After reading Tim Etchells’ Certain Fragments the importance of sight was one aspect that stood out for me. We all see things in different ways, that’s the wonders of perception. However, there is a clear difference between seeing something and acknowledging its existence, and seeing something and appreciating its existence. This lack of appreciation for things was always apparent in not only myself but for a lot of people in our class. Within our walk around the city common phrases cropped up such as ‘I never knew this was here’, or ‘I’ve never really looked at this before’. It is common today for the speed of modern life to impact upon how we view our surroundings. Do we really understand and appreciate what’s standing right in front of us? Tim Etchells stated that ‘site is nine-tenths of ownership’ (Etchells, 1999, 78). This phrase really made me think about what it means to own something. To own something literally is to have a connection to it, physically or emotionally. Therefore, to really see something and appreciate it allows for a sense of personal ownership. Thus appreciation of a site is born. Etchells continues to speak about his time in Sheffield, however it immediately made me think of the views from steep hill. ‘To see the city from one’s bed, from one’s bath, from one’s rooftop – how perfect to live in a city, like this one, with hills.’ (ibid, 1999) Etchells may have been talking literally about seeing the city from your house that’s places idyllically on a hill, however it made me think of a way of combining housing and ownership with an appreciation of Lincolnshire sights. Below is a spontaneous drawing of a performance idea that stemmed from both Etchells quotes (my forte is clearly not in art). Recreating living rooms, bathrooms within a small confined cornered off area to create a sense of personal ownership, where photo frames are hung around views and objects that people may have know are there, but never really stopped and appreciated. For example, the view from the roof terrace in the secret garden. I had seen the view before from walking up the hill, but never stopped to appreciate it, this site allowed me to do so. Same with the gargoyles we found, people had seen the cathedral before but never appreciated the smaller detail of it.

site as ownership

Speech can also be a powerful tool in performance. Our group is interested recreating myths and stories about the cathedral through verbatim from local residents. Potentially placing verbatim performances at different areas around the site, creating a misguide. A group I briefly looked into is Look Left Look Right and their site specific performance of The Caravan. It is ‘a half-hour verbatim show edited together from hours of transcribed conversations with people who […] were victims of the floods in 2007.’ (Moran, 2009) I feel that verbatim works well within site specific performances as it allows the audience to experience the surroundings as well as the real emotions of an event or site.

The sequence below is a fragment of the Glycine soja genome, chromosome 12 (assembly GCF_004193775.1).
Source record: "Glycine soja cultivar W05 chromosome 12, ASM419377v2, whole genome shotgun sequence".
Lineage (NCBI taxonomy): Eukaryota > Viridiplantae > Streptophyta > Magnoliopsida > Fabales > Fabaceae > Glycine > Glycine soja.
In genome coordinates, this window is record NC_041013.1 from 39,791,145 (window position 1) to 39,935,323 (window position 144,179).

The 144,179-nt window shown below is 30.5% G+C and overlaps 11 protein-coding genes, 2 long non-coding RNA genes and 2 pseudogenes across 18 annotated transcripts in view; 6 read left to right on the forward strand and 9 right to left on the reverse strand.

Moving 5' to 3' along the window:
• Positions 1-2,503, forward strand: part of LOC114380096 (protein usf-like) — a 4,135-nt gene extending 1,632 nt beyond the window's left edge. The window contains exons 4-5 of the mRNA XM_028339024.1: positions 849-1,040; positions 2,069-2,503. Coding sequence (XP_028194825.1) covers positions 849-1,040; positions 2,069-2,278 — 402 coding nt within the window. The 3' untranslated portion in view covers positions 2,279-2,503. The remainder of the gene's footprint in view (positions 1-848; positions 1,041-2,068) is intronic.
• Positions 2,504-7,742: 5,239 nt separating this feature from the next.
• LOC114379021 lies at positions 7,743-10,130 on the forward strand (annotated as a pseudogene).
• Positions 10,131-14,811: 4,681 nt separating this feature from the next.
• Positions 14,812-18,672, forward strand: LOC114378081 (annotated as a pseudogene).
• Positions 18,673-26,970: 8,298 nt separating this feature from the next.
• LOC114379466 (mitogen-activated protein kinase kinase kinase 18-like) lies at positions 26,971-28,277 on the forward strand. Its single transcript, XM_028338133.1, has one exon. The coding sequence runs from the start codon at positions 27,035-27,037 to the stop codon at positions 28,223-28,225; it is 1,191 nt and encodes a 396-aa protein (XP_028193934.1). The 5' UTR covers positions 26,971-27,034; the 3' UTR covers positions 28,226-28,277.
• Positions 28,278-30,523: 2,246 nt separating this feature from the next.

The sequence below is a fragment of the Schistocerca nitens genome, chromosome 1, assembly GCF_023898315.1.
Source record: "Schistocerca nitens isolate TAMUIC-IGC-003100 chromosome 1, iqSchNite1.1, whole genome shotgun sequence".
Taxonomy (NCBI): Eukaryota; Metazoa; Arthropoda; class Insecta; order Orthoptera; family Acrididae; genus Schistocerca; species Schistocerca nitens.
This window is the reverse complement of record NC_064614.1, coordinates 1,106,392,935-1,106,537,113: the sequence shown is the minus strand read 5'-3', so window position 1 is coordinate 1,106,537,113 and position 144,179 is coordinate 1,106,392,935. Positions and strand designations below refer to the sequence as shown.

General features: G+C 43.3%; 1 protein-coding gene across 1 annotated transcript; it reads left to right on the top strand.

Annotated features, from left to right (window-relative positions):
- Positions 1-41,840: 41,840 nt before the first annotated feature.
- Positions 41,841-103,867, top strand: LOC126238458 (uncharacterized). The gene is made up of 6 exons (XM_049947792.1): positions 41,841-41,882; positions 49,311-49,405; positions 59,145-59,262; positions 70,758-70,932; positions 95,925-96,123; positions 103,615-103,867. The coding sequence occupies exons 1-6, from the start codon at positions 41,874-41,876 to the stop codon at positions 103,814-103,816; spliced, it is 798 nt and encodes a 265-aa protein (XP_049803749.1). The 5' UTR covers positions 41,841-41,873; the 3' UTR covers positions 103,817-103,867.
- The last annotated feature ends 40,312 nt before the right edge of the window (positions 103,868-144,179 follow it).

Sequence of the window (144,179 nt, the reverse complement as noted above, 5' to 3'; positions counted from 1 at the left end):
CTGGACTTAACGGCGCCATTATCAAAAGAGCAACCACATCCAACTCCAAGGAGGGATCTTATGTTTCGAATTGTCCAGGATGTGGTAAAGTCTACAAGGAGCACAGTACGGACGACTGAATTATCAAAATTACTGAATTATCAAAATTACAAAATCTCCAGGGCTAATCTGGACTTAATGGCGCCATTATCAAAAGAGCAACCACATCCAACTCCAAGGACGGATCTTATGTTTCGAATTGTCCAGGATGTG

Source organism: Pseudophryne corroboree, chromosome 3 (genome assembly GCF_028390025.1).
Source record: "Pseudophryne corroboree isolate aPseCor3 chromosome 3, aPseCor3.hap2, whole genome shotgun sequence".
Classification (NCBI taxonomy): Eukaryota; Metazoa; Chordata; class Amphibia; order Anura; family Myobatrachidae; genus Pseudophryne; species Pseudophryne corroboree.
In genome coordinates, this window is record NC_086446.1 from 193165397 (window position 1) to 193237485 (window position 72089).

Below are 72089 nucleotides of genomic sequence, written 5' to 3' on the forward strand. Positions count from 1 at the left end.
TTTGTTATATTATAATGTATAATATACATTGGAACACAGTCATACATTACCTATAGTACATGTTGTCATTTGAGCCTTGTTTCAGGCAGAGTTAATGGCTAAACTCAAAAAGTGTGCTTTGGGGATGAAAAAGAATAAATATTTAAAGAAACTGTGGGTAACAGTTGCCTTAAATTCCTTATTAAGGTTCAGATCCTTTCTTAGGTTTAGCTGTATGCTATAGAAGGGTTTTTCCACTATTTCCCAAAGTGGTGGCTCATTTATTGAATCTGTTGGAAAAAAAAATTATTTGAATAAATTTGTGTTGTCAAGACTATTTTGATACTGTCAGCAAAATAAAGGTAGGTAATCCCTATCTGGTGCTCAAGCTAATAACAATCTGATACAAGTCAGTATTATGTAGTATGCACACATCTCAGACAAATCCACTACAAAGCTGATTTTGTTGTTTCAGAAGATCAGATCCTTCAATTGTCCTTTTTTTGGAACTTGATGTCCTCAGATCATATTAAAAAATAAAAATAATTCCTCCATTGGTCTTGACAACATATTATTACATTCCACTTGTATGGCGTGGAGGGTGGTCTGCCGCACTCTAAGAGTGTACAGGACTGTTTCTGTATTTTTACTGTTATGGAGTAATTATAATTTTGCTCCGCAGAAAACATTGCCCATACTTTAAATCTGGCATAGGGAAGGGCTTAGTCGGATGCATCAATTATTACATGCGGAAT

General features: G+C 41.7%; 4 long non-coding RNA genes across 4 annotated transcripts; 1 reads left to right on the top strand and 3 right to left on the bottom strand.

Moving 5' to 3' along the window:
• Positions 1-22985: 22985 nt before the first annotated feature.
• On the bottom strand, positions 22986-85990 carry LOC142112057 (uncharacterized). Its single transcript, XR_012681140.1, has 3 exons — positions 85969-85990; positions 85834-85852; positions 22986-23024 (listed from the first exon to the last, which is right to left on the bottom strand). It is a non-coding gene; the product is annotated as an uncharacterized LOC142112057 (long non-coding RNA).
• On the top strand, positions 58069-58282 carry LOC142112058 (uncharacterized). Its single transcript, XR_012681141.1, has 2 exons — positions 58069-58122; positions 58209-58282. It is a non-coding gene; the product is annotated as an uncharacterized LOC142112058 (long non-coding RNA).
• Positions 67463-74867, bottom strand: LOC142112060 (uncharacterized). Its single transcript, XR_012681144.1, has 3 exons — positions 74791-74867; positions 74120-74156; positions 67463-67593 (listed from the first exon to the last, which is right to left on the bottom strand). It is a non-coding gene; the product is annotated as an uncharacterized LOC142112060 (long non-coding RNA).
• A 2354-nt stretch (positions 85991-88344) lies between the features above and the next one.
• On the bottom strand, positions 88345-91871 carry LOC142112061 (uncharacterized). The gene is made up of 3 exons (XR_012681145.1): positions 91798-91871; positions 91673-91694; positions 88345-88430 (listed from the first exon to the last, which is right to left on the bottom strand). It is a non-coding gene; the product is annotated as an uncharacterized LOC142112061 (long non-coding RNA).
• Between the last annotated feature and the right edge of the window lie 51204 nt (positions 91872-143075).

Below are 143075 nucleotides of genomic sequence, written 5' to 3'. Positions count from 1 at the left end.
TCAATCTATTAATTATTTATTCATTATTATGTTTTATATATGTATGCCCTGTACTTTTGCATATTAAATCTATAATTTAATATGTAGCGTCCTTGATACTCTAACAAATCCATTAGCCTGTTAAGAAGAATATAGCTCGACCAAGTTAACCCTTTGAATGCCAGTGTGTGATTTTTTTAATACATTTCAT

Etchells, T. (1999) Certain Fragments: Contempoary Performance and Forced Entertainment. London: Routledge.

Moran, C. (2009) The Royal Court’s Caravan: a flood victim writes. [blog entry] 19 February. The Guardian. Available from [Accessed 15 February 2015].

Oil City by Platform & The Situationists

Whilst researching Site Specific performances I stumbled across a London based group called Platform who use theatre to explore the arts, activism, education and research. They create all types of theatre (site specific, auditorium based etc) that educate the public of current global concerns. Such as foreign energy policies, globalisation’s effect on contemporary corporate behaviour and the current British government oil controversy. I particularly enjoyed their performance ‘Oil City’ (Platform, 2014), which takes the audience ‘deep into the underbelly of London’s oil economy’ (Platform, 2013). They take a small audience of paying guests and immerse them within the scandal by informally guiding them around London’s business quarters. Where ‘by eavesdropping on business people and seeking out secret documents hidden in dead-drops […] [they] will help piece together a puzzle that interweaves government files with financial deals’ (ibid, 2013). Below is a link to their website and the video of their performance: 

I feel that this type of promenade theatre and site specific performances go hand in hand, and compliment each other very well. Depending upon the site I choose, promenade theatre would be something I would like to explore more of for the performance. Moreover, the way Platform take the audience on a journey and force them to become involved, not only exposes important economic issues, but also exposes the audience to the idea of general government manipulation. After doing some further digging into site specific performances being used as a tool for public awareness, I stumbled upon The Situationists, who simularly used site specific performances in this way. This Parisian agent-garde group sought to create situations by means of criticising or undermine the capitalist hegemony. For the 1950/60’s their site specific performances raised a lot of public controversy, however they did also raise awareness of British capitalism.

At this moment I am not aware of any site that I believe holds any need for such political dictation in Lincoln (however this may change further on in the process). Although the physical process and the throughout process behind these performances inspire me. Tim Etchelles stated that ‘thats the thing you have to do with a voice after all – make it speak of the things that it cannot deal with – make it speak of the illegal’ (Etchells, 1999, 107). This refers to both voice as a verbal communication and also voice transferred into art. Voice is a very powerful tool, it can entertain, enlighten or educate.

Etchells, T. (1999) Certain Fragments: Contempoary Performance and Forced Entertainment. London: Routledge.

Platform (2013) Oil City – Site Specific theatre by Platform 10th-21st June 2013. [online advertisement] Available from [Accessed 8th February 2015].

Platform (2014) Oil City by Platform. [online video] Available from [Accessed 8 February 2015].